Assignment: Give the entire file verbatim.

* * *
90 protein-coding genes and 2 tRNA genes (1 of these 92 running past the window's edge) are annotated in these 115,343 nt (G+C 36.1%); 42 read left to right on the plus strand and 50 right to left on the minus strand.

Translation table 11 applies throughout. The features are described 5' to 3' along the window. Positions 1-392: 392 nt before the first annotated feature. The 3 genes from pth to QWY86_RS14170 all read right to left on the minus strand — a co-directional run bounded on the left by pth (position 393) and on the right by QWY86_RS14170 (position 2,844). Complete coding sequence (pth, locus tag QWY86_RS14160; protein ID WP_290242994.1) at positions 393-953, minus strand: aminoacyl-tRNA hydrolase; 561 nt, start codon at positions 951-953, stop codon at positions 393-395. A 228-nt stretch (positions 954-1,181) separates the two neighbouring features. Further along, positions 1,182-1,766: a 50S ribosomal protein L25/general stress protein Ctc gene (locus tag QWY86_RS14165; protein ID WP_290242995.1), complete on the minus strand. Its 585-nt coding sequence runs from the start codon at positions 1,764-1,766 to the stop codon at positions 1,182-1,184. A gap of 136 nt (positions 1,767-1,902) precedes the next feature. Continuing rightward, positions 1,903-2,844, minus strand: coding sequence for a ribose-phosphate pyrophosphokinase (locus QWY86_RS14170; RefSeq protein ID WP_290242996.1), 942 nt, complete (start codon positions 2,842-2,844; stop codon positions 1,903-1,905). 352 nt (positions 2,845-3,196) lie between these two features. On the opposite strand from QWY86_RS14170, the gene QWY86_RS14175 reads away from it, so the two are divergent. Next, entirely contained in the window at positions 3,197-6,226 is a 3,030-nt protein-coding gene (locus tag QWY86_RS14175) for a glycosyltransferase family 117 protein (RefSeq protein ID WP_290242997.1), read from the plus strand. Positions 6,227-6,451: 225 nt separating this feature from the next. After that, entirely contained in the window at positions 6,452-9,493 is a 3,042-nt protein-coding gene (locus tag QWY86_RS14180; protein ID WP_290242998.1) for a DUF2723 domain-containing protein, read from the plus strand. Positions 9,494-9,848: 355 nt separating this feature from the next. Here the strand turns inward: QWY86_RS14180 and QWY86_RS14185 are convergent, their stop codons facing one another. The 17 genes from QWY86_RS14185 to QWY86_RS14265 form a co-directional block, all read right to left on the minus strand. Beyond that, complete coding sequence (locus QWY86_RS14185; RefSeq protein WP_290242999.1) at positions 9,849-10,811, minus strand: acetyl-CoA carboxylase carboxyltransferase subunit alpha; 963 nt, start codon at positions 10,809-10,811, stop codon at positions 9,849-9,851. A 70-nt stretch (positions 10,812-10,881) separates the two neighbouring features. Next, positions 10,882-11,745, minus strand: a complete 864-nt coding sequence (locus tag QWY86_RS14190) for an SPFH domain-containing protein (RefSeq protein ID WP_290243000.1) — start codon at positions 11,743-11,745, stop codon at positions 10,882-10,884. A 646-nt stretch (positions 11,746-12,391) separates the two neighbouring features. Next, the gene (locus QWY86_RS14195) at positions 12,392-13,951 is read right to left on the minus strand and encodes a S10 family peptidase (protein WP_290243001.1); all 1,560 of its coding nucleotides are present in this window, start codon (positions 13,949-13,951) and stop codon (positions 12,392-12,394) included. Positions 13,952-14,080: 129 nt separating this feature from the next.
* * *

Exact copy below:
90 protein-coding genes and 2 tRNA genes (1 of these 92 running past the window's edge) are annotated in these 115,343 nt (G+C 36.1%); 42 read left to right on the plus strand and 50 right to left on the minus strand.

Translation table 11 applies throughout. The features are described 5' to 3' along the window. Positions 1-392: 392 nt before the first annotated feature. The 3 genes from pth to QWY86_RS14170 all read right to left on the minus strand — a co-directional run bounded on the left by pth (position 393) and on the right by QWY86_RS14170 (position 2,844). Complete coding sequence (pth, locus tag QWY86_RS14160; protein ID WP_290242994.1) at positions 393-953, minus strand: aminoacyl-tRNA hydrolase; 561 nt, start codon at positions 951-953, stop codon at positions 393-395. A 228-nt stretch (positions 954-1,181) separates the two neighbouring features. Further along, positions 1,182-1,766: a 50S ribosomal protein L25/general stress protein Ctc gene (locus tag QWY86_RS14165; protein ID WP_290242995.1), complete on the minus strand. Its 585-nt coding sequence runs from the start codon at positions 1,764-1,766 to the stop codon at positions 1,182-1,184. A gap of 136 nt (positions 1,767-1,902) precedes the next feature. Continuing rightward, positions 1,903-2,844, minus strand: coding sequence for a ribose-phosphate pyrophosphokinase (locus QWY86_RS14170; RefSeq protein ID WP_290242996.1), 942 nt, complete (start codon positions 2,842-2,844; stop codon positions 1,903-1,905). 352 nt (positions 2,845-3,196) lie between these two features. On the opposite strand from QWY86_RS14170, the gene QWY86_RS14175 reads away from it, so the two are divergent. Next, entirely contained in the window at positions 3,197-6,226 is a 3,030-nt protein-coding gene (locus tag QWY86_RS14175) for a glycosyltransferase family 117 protein (RefSeq protein ID WP_290242997.1), read from the plus strand. Positions 6,227-6,451: 225 nt separating this feature from the next. After that, entirely contained in the window at positions 6,452-9,493 is a 3,042-nt protein-coding gene (locus tag QWY86_RS14180; protein ID WP_290242998.1) for a DUF2723 domain-containing protein, read from the plus strand. Positions 9,494-9,848: 355 nt separating this feature from the next. Here the strand turns inward: QWY86_RS14180 and QWY86_RS14185 are convergent, their stop codons facing one another. The 17 genes from QWY86_RS14185 to QWY86_RS14265 form a co-directional block, all read right to left on the minus strand. Beyond that, complete coding sequence (locus QWY86_RS14185; RefSeq protein WP_290242999.1) at positions 9,849-10,811, minus strand: acetyl-CoA carboxylase carboxyltransferase subunit alpha; 963 nt, start codon at positions 10,809-10,811, stop codon at positions 9,849-9,851. A 70-nt stretch (positions 10,812-10,881) separates the two neighbouring features. Next, positions 10,882-11,745, minus strand: a complete 864-nt coding sequence (locus tag QWY86_RS14190) for an SPFH domain-containing protein (RefSeq protein ID WP_290243000.1) — start codon at positions 11,743-11,745, stop codon at positions 10,882-10,884. A 646-nt stretch (positions 11,746-12,391) separates the two neighbouring features. Next, the gene (locus QWY86_RS14195) at positions 12,392-13,951 is read right to left on the minus strand and encodes a S10 family peptidase (protein WP_290243001.1); all 1,560 of its coding nucleotides are present in this window, start codon (positions 13,949-13,951) and stop codon (positions 12,392-12,394) included. Positions 13,952-14,080: 129 nt separating this feature from the next.